Task 2.3

| Leader | – | Key words | – | Presentation | – | Work plan | – | Involved teams |

Task 2.3: The rural-urban dynamics of land use within the EU

| Leader |
Raja Chakir
| INRA EcoPub |

| Key words |

| Presentation |

To characterise and explain the rural-urban dynamics of land use within the EU, task 2.3 will develop a specific framework that bridges the gap between environmental economics and economic geography. It will encompass environmental externalities, land markets, and drivers of spatial agglomeration and/or dispersion. The first step will characterise the determinants of shifts from one type of land use to another, over the past years, for rural areas, urban areas, forests. Nonlinear dynamics, with agglomeration and congestion effects, could occur. Determinants, such as the relative locations of suppliers versus end consumers, the spatial organisation of the supply chains, and the forms of urban development (mono vs. polycentric forms of density), may also differ across EU Member states. Using data pooled in WP1, we will econometrically estimate how different determinants of land use change over time and we will control individual heterogeneity, and spatial autocorrelation, using spatial econometrics with multinomial models. The identification of competition for resource determinants (e.g., water stock dynamics interact with the location of agricultural and residential uses), and the characterisation of the response to these determinants, will provide basic data for assessing policy action approaches. This approach will track the amount of land, of each quality, in each use, and at each point in time; and it will ultimately lead to an elasticity estimate that is appropriate for a long time frame. Transition matrices over a baseline time path will be estimated and then used in simulations of land use transitions, with transition probabilities in each period reflecting either exogenous determinants or political variables.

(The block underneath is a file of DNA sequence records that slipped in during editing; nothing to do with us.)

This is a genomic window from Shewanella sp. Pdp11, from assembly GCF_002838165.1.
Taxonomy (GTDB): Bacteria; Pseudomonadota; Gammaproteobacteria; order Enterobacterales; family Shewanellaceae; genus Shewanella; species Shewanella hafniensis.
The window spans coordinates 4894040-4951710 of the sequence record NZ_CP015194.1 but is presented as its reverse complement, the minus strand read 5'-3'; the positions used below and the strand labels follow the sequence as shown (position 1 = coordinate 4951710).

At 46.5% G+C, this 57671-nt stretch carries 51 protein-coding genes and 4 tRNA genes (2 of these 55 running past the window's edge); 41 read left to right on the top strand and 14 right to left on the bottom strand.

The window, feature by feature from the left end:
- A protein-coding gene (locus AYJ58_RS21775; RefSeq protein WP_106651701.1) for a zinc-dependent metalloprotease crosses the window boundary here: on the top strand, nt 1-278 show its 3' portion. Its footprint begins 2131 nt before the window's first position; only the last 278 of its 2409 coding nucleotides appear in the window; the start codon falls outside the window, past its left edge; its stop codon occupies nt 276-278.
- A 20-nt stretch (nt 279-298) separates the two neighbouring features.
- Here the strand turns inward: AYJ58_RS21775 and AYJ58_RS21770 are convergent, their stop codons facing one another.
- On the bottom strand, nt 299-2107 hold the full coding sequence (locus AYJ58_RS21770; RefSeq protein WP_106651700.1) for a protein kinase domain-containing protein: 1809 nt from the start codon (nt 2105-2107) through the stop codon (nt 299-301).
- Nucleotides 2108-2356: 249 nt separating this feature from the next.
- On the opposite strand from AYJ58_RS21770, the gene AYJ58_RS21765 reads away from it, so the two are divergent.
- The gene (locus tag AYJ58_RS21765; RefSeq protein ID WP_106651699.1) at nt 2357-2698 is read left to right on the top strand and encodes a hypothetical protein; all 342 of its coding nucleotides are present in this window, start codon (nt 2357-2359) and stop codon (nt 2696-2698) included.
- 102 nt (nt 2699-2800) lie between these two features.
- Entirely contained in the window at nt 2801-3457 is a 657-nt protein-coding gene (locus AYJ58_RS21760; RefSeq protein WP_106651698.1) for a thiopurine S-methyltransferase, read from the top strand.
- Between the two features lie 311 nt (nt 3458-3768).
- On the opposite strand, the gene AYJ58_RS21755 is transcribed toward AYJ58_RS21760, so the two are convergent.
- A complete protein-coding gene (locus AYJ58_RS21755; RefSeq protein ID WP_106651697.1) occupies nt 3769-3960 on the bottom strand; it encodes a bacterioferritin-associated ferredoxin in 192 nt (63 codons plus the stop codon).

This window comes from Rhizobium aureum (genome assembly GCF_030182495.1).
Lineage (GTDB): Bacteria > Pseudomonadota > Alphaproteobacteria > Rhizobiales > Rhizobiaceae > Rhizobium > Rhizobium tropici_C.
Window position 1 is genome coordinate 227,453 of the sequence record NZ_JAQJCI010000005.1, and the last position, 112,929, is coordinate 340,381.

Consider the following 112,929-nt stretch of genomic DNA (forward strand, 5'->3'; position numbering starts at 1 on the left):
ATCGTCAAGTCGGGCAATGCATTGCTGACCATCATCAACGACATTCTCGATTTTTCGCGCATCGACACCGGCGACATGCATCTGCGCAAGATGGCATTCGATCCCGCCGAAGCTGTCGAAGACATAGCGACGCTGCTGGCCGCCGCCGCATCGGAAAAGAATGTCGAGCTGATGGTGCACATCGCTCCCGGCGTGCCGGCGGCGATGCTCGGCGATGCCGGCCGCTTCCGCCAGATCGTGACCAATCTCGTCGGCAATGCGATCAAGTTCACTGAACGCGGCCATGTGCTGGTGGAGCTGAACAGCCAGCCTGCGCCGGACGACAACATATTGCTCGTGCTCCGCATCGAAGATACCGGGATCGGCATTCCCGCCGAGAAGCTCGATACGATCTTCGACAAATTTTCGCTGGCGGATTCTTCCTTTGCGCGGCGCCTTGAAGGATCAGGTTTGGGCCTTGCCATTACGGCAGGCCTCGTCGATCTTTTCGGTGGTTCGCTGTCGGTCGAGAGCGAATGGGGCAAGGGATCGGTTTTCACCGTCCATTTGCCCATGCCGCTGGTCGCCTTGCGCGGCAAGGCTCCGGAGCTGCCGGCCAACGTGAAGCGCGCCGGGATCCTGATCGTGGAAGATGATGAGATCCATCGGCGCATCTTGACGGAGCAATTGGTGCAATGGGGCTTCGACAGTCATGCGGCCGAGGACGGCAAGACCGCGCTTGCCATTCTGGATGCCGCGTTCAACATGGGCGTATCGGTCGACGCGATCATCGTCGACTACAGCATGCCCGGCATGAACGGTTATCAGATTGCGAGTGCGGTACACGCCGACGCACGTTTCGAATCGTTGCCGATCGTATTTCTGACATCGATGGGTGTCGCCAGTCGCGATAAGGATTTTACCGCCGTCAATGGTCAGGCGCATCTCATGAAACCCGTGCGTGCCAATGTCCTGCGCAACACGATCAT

Econometric estimates of the impacts of the various determinants of land rents may be useful for predicting the use of land as a function of policy (e.g., domestic prices, farm policies, taxes, and zoning) and of exogenous determinants (e.g., climate change, macro environment, and exogenous drivers of transportation costs). Apart from their direct interpretation, the estimates from task 2.3 will be used to improve the empirical base used to specify land use choices in CAPRI.

| Involved teams |